Discussion

In the Islamic Republic of Iran the main policy decisions about health are made in the MOHE. Therefore, the ministry is one of the main data users. However, this study flags up some serious problems that could limit the validity of data collected by the MOHE. One problem is that of deficiencies in the routine collection of data and another is when these problems are exacerbated by a disaster. The data collection problems observed routinely in non-disaster situations have been discussed elsewhere [16].

There are a number of long-term effects of a disaster on the routine collection of data. Several factors hindered the resumption of data collection shortly after this earthquake. First, recovering the routine data collection system to its pre-disaster state took a considerable time. This long recovery time could reflect either limitations in the ability to rehabilitate the system to its pre-disaster state or the university’s priority-setting after the earthquake. The latter can be illustrated by 2 issues: in the period immediately after a disaster, there is a tendency for policy-makers to solve daily, short-term problems rather than longer-term problems [19]. Furthermore, there may be little enthusiasm to use data when policy-makers lack the skills and knowledge to use the data and this can hinder the usefulness of the data [20].

Secondly, the effect of the earthquake on living conditions diverted the policy-makers’ attention from routine activities to emergency and surveillance actions. Although these tasks are very important in the critical period after a disaster, they should not prevent routine tasks from being undertaken, particularly when the collected data are used not only to monitor the longer-term effects of a disaster but also to make governments accountable to the people [21].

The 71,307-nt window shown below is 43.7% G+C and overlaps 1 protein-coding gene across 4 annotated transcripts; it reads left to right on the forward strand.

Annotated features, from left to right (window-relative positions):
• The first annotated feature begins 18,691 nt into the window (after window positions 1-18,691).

Finally, another problem after the earthquake was poor coordination between the national and international aid agencies in sending routine data to the province. Although the role of national and international aid agencies is very important in disaster relief, poor coordination and lack of task definition regarding routine data collection resulted in no data being sent for several months after the Bam earthquake. Needless to say, these data have a vital role in highlighting problems that develop after a disaster and that could have a critical effect on the population’s future health. Such data can be used as indicators of the need for health care services and ultimately for planning future responses to similar situations in a developing country.

Conclusion

This study used epidemiological data to flag up problems found in the collection of health data and the necessity of paying attention to data collection after a natural disaster. It is very important to have the collaboration of international organizations to collate data in the host country. Therefore appropriate strategies are needed to increase awareness of this issue at the national and global level. This can be achieved through international organizations such as the WHO or Red Cross/Red Crescent organizations.

Acknowledgements

This project was financially supported by Kerman Medical University. The author recognizes the important collaboration of Kerman Medical University and Bam health network by facilitating access for fieldwork. I would like to acknowledge and thank my supervisor Dr John Forbes for his professional guidance and encouragement. I also acknowledge the contribution from Kerman Medical University staff and Bam health network for donating their time to be interviewed.